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shall have it some other day. We are not
going to part company yet, old boy." With
those words he fell asleep, his feet over
the dash-board, and his head resting on my


My uncle Burbidge's house is not a
favourite resort of mine. It is a dull, damp,
country-place, with thick steaming woods all
round it, and with wet, spongy-looking sheep
feeding in the park; and it stands on a
clayey soil, which renders the ultimate possession
of his boots a matter of great uncertainty
to the visitor. In the lowering autumnal
evenings, it is soul-harrowing to be there. Frogs
and bitterns scream from the neighbouring
marshes; miasma floats through every chink
and crevice; and the old butler's awful
cough echoes through the hollow passages
with a perfectly supernatural effect. With a
glass of grog, a cigar, and a pleasant book or
cheerful companion, one would not mind this
so much; but my uncle is a dull old man,
who abominates spirits, tobacco, and
literature, and will allow none of the three to be
partaken of in his house. He is of a scientific
turn: at one time, photographist: at another,
astronomer. This year he is mad about
microscopes, and has bought a very ugly and
complicated brass instrument, for a sum of
money which would have put some highly
necessary additional furniture into my
chambers in Raymond Buildings, and kept
me in board and lodging for some months.

During the early part of this last October,
when I was staying with him, this microscope
was the bane of my existence. I was
compelled, literally to keep a perpetual eye on it;
and I have examined more horrible things in
the shape of antennae of wasps, and probosces
of flies, than the uninitiated can imagine. I
was afraid to take my cold bath in the
morning, so great was my dread of being
bodily devoured by the awful animals I
had seen in the magnified drop of water
the previous night; and my celebrated
dream of a combat with an enraged
bluebottle, seventy million times the size of
life, still haunts my memory with fearful
distinctness. The want of some rest,—of
some book to which to moor myself, ere I
floated down this stream of science into the
ocean of idiocy,—of some friend to whom I
might impart my new-born doubts as to the
real thickness of each hair on my head, or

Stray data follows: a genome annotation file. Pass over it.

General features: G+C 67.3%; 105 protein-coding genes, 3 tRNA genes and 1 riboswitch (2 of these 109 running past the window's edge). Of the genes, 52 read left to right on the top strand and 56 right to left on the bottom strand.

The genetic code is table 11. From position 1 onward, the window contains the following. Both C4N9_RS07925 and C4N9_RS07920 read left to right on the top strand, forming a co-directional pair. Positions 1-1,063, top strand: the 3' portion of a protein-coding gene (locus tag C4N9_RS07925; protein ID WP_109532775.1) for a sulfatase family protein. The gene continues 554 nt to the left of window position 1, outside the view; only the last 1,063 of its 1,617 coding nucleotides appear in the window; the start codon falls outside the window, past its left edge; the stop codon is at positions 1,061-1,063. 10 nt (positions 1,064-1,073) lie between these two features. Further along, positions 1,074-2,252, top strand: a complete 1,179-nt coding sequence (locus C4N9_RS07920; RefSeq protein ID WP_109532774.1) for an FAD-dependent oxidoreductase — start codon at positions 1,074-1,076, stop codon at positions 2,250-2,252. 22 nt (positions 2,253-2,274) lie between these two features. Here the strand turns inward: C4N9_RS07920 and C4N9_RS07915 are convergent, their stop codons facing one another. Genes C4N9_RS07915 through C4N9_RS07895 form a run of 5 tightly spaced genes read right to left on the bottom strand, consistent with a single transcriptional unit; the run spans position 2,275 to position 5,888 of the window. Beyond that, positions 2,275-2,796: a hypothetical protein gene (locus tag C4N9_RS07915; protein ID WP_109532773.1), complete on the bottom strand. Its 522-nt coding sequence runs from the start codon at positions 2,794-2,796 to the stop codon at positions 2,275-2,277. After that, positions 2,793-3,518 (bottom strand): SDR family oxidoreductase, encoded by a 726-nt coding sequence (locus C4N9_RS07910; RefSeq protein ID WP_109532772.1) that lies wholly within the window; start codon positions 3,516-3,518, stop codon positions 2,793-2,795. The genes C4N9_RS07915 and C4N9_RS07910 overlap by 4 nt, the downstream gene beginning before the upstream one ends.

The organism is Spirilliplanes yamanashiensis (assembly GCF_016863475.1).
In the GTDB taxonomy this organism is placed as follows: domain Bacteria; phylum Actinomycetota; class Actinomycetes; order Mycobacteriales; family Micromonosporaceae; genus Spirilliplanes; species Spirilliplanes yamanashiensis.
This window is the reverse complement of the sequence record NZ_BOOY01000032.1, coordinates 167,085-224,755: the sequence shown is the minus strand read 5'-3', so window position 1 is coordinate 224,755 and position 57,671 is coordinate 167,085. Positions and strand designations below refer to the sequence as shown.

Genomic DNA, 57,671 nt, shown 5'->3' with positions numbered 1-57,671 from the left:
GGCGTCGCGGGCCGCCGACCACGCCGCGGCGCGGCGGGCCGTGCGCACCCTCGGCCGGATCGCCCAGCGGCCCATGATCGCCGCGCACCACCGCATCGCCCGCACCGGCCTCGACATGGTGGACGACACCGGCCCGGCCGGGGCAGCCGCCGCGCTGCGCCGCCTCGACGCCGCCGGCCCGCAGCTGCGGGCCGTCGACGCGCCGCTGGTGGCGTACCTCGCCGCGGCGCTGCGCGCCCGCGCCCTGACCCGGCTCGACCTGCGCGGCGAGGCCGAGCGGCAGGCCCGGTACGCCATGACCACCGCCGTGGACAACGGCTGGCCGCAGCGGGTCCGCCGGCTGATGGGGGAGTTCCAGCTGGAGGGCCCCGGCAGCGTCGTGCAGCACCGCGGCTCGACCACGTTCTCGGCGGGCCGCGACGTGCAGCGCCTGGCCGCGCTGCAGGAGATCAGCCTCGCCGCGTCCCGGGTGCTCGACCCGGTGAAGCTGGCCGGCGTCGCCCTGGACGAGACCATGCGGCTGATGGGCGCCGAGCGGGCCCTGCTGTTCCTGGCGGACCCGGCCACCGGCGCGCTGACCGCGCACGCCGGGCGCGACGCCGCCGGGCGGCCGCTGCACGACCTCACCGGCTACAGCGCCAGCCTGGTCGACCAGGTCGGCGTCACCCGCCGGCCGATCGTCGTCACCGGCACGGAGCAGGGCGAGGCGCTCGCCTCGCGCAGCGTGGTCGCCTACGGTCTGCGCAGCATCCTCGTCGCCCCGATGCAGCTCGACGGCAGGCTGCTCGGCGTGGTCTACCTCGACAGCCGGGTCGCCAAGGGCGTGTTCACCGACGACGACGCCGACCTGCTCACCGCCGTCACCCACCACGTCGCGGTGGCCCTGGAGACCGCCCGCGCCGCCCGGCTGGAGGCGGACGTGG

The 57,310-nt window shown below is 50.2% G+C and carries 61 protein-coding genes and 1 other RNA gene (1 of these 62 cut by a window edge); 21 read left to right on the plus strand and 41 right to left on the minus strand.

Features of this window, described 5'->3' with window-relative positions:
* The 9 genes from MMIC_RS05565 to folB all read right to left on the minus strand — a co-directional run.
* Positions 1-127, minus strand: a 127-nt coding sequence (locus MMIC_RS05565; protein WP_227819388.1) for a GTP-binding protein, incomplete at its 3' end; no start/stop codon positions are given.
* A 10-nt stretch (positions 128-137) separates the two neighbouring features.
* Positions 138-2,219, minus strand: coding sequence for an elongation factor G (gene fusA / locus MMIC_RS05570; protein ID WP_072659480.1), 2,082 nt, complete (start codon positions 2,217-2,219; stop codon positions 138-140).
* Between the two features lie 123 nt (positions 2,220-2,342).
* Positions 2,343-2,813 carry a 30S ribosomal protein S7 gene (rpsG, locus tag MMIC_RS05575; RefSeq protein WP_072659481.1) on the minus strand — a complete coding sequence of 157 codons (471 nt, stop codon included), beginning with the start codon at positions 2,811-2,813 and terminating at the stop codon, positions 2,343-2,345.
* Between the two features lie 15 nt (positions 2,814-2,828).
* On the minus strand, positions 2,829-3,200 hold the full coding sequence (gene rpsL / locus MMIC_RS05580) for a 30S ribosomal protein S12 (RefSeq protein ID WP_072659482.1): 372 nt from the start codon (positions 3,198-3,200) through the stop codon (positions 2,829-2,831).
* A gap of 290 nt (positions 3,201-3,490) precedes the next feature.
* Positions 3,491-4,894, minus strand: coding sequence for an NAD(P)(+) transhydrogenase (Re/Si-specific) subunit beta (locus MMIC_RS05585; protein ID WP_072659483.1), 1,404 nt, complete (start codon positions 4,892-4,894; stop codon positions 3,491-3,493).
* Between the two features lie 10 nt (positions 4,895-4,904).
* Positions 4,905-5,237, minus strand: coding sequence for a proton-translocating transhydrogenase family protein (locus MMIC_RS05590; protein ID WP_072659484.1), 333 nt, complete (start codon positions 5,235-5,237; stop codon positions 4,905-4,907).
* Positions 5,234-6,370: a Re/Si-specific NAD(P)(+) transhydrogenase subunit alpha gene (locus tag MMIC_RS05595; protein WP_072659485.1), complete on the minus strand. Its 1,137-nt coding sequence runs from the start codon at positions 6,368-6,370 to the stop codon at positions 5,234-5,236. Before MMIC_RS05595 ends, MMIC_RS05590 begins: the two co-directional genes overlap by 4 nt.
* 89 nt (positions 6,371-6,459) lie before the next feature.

the megatherian properties of the domestic
flea, so preyed on my mind that I determined
at once to fly from this Castle Dangerous,
and I took advantage of a letter which
arrived by the day-mail late one afternoon, to
announce to my uncle that my presence was
immediately required in town, and that I
must start by the mail train, which passed
the Spetchley Junction at thirty minutes past
eleven P.M. He grumbled, but I insisted,
and after dinner started forth, carpet-bag in
hand, in the midst of a pouring rain, to walk
to the station.

It had been raining without cessation
for three days, and the land all round
the station, which lay low, was flooded.
However, with liberty and London before
me, I kept a good heart, squashed boldly
over the reeking fields, and arrived, dripping,
at the station. A small fire was burning in
the grate, about which were seated a
sergeant in full uniform, and five rustics, whose
ribbon-bearing button-holes announced them
recruits. I made my way to the clerk's
little desk to take my ticket, and, tendered
my money; but the dapper little man behind
the row of pigeon-holes smiled grimly, and
informed me that a telegraph just received
from the next principal station announced
that the floods were out, and that the train
would, in all probability, be some two hours
behind its advertised time.

This was pleasant news. The idea of passing
such a period in such a place and
with such company, with nothing to read
but the bylaws of the company, the
warning relative to Tomkins who had been
fined forty shillings for riding in a first-class
carriage without a ticket, and the framed and
glazed advertisements of pills, sauce, and
"comfort in a storm" was gall and wormwood
to me. I was about seating myself in
anything but a pleasant temperament, when the
door was pushed open and a stranger entered.
Not very remarkable in appearance: being
simply a middle-sized, middle-aged,
broad-shouldered man, with large black whiskers,
and a face the very realisation of good
humour. His small white teeth gleamed out of
his ruddy lips as he saluted the assembled
company, and as soon as he heard of the
anticipated delay in the arrival of the train,
instead of being annoyed he burst forth into
a laugh which awoke a reciprocal broad grin
from the five recruits, and even roused me
from my sulky state.

"By the holy Malone! A saint, by the way,
very little appreciated in this country," said
he, "and that's a pleasant hearing!"

I had not needed this expletive to tell
me what countryman he was, for his
good-natured face bore Irishman imprinted
on it.

"Two hours to wait, eh! I've passed
many a pleasant two hours in a less promising
place. Sergeant! good evening to you;
I'm always glad to meet men of your
profession. Very likely looking lads you have
there I'd have been glad of five such
followers myself in the old time."

Pleased at the compliment, the sergeant
rose, erect as a dart, and bringing his right
hand to his cap-peak, said, "Thought there
was no donbt about your honour's profession
the minute I see you! Company's officer, if
I don't mistake?"

"No," laughed the new comer. "No!